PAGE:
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Left out in the Cold: Are Seasonal Properties Right for You?

Left out in the Cold: Are Seasonal Properties Right for You?

6th August, 2018

Tourism is on an upswing, with foreign visitor numbers climbing steadily every year, with a particularly large surge in visitors coming over from China. When it comes to investing though, it always pays to get creative. Targeting deep-pocketed internationals in the old titans of Sydney, Cairns and the like may seem like the best bet, but of late interest has been growing amongst domestic tourists for more specific holiday destinations. Which has inspired both would-be local investors and those in search of a domestic holiday home to dip their toes into the market. For first time investors and those focused on a small number of quality properties, appealing to a domestic audience is potentially a more accessible road than trying to appeal to Chinese visitors, who are more likely in search of mass market hotels and package holidays. For those purchasing a property for themselves in a seasonal tourism area, it’s got to be an investment that is both practical and emotionally fulfilling. Or else a short term passion purchase has the potential to become dead weight.

Australians, as a market group, are still spending more money on overseas holidays than those they take domestically. However Australian tourism expenditure, home and abroad, are both on the up. This may account for the growth seen in seasonally specific locations in Australia. For example tourism to snowy mountainous areas are on the up in oz. Skiing in particular is difficult to find in Asia, and you need to go further afield to Europe or North America to find settings that can live up to what you find at home. Domestic trips allow holiday makers to cut down on expenditure and travel time. For investors in seasonal tourism areas here at home, it’s important to find a location that can remain consistent and provide something preferable to or at least remain competitive with international options. It’s also important to examine the hows and whys of booms in seasonal markets. These locations remain pretty consistent in their inconsistency, with spikes and troughs aplenty. Increases in visitors to snowy mountain regions for example are mainly being catered to by hotels. If you’re planning on buying a property for personal use that you’ll also rent out, be sure there’s going to be a market for it. Especially if you intend to visit at peak times and let in the down season. Your property might end up being empty for a lot more of the year than you intended.

Regardless of location, whether it be a beach house in Queensland or a chalet in Thredbo, many of the necessary considerations and factors at play are consistent. The decision to purchase a holiday property entirely for personal use is going to be inevitably affected by emotion. In a sense it should be, a holiday fails if it isn’t emotionally fulfilling. It’s important to check that emotion with the facts though. How often will you use the property? If you’re visiting only a handful of times a year, do your finances and establish whether it wouldn’t be cheaper to just rent. Even with properties that are close at hand, you may convince yourself you’ll get a lot of use out of it with spontaneous visits, but remember life has a habit of getting in the way. More remote locations mean less access to services and conveniences. If you’re planning long stays in a holiday home think, think about how factors like internet access and medical services or lack thereof could play havoc with your getaway plans. An Airbnb will run you approximately $300 a night in Thredbo, but a property will go for $800k-$1mil. That’s a fair few visits, so it needs to be a location you really love or one you can utilise all year round. Perhaps both. For families these costs may be made small by the value of building a comforting home away from home. A place that emboldens familial bonding. But will this still be the case in five or ten years? Take stock of your needs, and anticipate what they’ll be in the future. If you can find some other amicable partners, friends or family perhaps, a co-investment could help to offset the overheads. (Link to earlier article on shared investment?)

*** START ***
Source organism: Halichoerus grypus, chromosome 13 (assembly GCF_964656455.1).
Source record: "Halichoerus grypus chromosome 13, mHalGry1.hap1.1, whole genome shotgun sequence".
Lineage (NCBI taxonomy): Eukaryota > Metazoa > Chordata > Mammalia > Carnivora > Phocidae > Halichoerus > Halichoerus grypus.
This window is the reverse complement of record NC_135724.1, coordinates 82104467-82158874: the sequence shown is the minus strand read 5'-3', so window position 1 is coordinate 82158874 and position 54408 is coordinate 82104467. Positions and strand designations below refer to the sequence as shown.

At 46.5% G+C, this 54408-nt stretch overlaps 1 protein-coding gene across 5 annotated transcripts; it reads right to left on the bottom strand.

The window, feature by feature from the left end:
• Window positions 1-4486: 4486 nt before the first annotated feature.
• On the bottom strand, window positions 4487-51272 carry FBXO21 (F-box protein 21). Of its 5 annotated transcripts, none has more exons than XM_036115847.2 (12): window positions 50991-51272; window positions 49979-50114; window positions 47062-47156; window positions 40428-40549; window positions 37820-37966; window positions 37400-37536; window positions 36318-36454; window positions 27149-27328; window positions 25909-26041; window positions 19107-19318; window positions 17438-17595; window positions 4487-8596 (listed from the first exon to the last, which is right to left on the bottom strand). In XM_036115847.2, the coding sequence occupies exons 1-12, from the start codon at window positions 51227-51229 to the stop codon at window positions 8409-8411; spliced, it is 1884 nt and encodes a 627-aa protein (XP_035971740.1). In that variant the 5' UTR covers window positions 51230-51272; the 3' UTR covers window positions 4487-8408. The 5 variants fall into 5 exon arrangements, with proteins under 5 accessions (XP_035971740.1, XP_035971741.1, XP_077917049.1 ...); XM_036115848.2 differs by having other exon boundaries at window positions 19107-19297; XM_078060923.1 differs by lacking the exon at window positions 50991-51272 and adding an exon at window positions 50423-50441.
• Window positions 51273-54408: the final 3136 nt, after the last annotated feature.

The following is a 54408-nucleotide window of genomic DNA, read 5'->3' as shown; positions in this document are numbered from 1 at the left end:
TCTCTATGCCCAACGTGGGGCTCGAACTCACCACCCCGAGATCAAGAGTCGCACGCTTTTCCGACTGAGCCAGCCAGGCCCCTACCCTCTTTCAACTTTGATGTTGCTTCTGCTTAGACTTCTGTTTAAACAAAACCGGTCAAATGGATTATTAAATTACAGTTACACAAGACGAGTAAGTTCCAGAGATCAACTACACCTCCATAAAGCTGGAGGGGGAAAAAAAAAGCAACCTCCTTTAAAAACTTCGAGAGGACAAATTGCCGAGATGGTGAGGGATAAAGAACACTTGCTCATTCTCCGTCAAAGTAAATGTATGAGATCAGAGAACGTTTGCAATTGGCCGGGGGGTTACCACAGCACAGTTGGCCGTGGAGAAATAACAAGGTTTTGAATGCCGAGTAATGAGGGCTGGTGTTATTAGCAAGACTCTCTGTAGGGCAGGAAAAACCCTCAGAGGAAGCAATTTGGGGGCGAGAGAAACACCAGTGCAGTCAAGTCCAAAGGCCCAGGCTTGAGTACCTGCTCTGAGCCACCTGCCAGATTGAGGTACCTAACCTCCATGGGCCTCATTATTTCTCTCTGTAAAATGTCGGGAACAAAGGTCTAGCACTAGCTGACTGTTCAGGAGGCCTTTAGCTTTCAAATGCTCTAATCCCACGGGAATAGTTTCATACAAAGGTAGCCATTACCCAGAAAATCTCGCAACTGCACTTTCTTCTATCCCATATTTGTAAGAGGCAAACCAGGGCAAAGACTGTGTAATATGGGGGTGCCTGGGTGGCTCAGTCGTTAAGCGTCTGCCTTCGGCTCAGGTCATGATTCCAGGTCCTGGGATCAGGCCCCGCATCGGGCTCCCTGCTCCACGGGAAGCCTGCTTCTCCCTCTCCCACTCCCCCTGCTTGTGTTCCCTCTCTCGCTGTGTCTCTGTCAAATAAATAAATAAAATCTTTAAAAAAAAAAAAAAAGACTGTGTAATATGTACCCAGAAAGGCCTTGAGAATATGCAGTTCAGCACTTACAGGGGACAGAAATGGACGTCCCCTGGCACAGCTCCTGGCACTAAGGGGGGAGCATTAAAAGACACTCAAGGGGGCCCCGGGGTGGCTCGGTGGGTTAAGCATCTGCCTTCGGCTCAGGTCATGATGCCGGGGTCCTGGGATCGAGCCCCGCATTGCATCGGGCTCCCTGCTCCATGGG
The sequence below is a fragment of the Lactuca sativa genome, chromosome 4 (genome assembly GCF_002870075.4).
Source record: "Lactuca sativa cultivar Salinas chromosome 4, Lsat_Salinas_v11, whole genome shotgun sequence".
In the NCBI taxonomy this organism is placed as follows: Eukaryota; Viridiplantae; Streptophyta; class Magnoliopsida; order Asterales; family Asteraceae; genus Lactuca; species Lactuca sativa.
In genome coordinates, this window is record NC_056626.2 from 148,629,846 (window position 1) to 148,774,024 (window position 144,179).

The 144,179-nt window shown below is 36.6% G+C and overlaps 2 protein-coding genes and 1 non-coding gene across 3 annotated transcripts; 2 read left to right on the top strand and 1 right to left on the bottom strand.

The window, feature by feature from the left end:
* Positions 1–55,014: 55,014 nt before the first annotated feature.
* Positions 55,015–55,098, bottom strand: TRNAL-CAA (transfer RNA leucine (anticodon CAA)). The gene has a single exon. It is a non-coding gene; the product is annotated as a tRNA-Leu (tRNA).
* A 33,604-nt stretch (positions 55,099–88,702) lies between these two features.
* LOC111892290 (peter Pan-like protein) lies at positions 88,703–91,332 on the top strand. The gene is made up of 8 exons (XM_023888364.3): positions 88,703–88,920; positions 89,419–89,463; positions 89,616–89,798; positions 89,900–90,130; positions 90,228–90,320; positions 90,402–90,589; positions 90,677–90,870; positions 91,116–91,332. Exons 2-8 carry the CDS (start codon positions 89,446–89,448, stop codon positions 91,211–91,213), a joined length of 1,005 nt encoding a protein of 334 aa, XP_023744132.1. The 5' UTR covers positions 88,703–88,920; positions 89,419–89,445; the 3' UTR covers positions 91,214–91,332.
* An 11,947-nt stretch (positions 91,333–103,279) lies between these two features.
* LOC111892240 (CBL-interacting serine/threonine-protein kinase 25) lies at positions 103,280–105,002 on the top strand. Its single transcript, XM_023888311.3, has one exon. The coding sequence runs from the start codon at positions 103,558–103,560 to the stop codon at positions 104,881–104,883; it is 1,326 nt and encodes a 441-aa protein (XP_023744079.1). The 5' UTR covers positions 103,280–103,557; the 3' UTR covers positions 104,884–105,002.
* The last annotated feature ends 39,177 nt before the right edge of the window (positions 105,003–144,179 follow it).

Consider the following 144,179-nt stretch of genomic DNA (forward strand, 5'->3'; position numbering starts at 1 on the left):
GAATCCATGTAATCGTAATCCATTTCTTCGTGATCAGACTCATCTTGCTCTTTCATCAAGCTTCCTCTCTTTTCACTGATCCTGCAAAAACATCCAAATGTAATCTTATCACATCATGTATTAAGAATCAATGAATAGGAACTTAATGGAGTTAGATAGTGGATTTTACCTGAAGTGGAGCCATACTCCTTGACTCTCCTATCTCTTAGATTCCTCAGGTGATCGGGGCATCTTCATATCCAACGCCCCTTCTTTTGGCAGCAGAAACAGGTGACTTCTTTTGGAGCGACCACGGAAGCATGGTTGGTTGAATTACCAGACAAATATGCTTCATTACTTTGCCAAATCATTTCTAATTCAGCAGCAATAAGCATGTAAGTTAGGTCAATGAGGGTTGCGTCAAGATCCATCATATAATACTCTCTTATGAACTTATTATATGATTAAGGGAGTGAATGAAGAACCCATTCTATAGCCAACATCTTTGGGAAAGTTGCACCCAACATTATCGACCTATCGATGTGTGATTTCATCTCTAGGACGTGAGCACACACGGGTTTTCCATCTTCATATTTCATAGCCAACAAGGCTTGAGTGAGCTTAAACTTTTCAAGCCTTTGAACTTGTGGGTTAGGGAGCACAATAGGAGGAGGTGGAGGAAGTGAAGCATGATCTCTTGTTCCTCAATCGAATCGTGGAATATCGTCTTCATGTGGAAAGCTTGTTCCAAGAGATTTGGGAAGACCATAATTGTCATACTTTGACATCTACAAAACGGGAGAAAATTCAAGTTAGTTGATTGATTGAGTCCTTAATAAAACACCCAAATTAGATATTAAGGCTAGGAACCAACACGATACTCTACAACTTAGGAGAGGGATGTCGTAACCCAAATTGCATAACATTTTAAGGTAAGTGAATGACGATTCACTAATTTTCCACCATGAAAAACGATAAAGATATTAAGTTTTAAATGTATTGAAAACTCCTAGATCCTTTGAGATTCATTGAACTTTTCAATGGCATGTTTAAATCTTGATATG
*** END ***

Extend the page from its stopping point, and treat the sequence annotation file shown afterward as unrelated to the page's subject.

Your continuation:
Emotion can be useful in these types of investments. Your best bet will be to buy in the low season and sell in the high season. Whether you’re planning a long term letting investment, a quick flip or purchasing a private home, emotion can be used to your advantage. People tend to get caught up in purchases when they’re feeling most inspired, usually the high season. This is the prime time to sell, so if you’re buying it’s best to hunker down, give it some thought, and re-evaluate when the market turns favourable.

Seasons change, so do passions and property prices. When looking at holiday homes, especially seasonal ones, the emotional fuel can burn with fiery immediacy. Don’t allow yourself to get carried away into such unsteady markets. Tread lightly. The brightest flame burns out twice as fast.

by Luke Moroney

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